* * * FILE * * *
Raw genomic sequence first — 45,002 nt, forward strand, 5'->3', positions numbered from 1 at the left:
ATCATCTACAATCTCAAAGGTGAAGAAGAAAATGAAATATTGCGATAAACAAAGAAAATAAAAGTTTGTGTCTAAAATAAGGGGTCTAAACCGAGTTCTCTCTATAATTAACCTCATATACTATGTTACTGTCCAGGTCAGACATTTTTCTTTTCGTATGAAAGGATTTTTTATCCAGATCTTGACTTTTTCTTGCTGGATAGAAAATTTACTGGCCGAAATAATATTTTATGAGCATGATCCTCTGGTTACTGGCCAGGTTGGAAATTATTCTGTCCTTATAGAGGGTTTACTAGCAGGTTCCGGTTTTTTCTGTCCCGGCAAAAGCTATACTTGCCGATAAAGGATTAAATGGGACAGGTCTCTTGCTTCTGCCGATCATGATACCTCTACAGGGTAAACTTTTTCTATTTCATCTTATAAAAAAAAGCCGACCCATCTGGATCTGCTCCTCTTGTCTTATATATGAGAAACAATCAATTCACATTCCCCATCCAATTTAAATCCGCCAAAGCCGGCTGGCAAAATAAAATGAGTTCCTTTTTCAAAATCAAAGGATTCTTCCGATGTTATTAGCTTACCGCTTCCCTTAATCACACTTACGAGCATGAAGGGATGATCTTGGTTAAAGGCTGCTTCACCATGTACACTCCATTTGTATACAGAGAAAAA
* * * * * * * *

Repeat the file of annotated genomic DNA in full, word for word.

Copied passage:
Raw genomic sequence first — 45,002 nt, forward strand, 5'->3', positions numbered from 1 at the left:
ATCATCTACAATCTCAAAGGTGAAGAAGAAAATGAAATATTGCGATAAACAAAGAAAATAAAAGTTTGTGTCTAAAATAAGGGGTCTAAACCGAGTTCTCTCTATAATTAACCTCATATACTATGTTACTGTCCAGGTCAGACATTTTTCTTTTCGTATGAAAGGATTTTTTATCCAGATCTTGACTTTTTCTTGCTGGATAGAAAATTTACTGGCCGAAATAATATTTTATGAGCATGATCCTCTGGTTACTGGCCAGGTTGGAAATTATTCTGTCCTTATAGAGGGTTTACTAGCAGGTTCCGGTTTTTTCTGTCCCGGCAAAAGCTATACTTGCCGATAAAGGATTAAATGGGACAGGTCTCTTGCTTCTGCCGATCATGATACCTCTACAGGGTAAACTTTTTCTATTTCATCTTATAAAAAAAAGCCGACCCATCTGGATCTGCTCCTCTTGTCTTATATATGAGAAACAATCAATTCACATTCCCCATCCAATTTAAATCCGCCAAAGCCGGCTGGCAAAATAAAATGAGTTCCTTTTTCAAAATCAAAGGATTCTTCCGATGTTATTAGCTTACCGCTTCCCTTAATCACACTTACGAGCATGAAGGGATGATCTTGGTTAAAGGCTGCTTCACCATGTACACTCCATTTGTATACAGAGAAAAA